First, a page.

1870 – St Saviour’s Dominican Church, Limerick
St Saviour’s Dominican Church as it stands today is the result of the work of many architects over two hundred years. Originally the church was constructed around 1816 to designs by James Pain. It was later extended by William Wallace who heightened the exterior and interior by 20 feet with the addition of a clerestory and rose window in the early 1860s. In the later half of the 1860s, George Goldie designed a new chancel, high altar, reredos, tabernacle and east window. In 1870 Goldie and Child remodelled the interior and exterior and the work was supervised by Maurice Alphonsus Hennessy, CE, Limerick. Illustration published in The Irish Builder, December 15 1870.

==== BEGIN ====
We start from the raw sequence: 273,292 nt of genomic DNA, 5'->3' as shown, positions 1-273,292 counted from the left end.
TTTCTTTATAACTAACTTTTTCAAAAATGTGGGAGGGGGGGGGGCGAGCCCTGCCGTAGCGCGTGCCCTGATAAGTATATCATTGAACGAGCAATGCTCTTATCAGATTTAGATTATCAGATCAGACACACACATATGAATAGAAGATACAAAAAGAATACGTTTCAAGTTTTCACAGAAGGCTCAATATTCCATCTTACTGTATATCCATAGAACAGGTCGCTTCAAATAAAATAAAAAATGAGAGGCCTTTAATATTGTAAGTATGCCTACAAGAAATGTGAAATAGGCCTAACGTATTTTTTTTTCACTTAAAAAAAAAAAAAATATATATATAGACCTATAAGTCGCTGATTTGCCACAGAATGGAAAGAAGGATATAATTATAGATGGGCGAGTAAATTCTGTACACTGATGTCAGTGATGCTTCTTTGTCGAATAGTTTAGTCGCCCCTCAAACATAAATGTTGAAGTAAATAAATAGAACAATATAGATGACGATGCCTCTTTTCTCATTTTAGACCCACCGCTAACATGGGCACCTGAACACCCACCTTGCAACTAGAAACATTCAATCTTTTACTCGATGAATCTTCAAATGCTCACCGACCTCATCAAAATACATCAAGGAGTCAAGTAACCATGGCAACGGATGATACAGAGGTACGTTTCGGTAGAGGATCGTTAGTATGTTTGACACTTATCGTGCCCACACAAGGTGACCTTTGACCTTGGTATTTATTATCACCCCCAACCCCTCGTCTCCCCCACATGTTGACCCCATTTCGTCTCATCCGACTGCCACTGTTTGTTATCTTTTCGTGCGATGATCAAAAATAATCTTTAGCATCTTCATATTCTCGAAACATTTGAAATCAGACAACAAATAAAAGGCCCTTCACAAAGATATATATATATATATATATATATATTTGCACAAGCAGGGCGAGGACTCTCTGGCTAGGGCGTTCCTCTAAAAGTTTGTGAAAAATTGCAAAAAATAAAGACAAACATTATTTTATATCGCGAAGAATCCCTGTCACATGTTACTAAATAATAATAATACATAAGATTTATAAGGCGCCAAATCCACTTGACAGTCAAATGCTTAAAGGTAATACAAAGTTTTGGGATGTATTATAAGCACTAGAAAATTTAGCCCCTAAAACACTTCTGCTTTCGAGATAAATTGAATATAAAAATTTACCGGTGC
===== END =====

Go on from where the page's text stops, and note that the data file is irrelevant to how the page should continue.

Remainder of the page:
“THIS sacred edifice (of which we give an interior view with this number) was re-opened on the 13th ult. for divine worship. It has been completely remodelled, from plans by, and under the direction of, Messrs. Goldie and Child, architects, of London. We print nearly verbatim an account furnished to us by a valued correspondent and subscriber:— For several months past, works of an important character have been in progress at this building, and the result has been the production of a church which reflects the highest credit on all concerned in the under taking—one of considerable difficulty, and at first beset with obstacles. Few, indeed, who remember the old squat, weather-beaten exterior, with its incongruous battlements and pinnacles, could recognise through the wonderful metamorphosis wrought on it the beautiful proportions and picturesque outline of the present façade, with its lofty pointed centre gable, pierced with an elaborate rose window, and decorated with statue niches; its dependant sloping half gables, cut off and flanked by buttresses, which are carried up and terminated by massive yet graceful pinnacles, which give the entire front a finished and recherché appearance.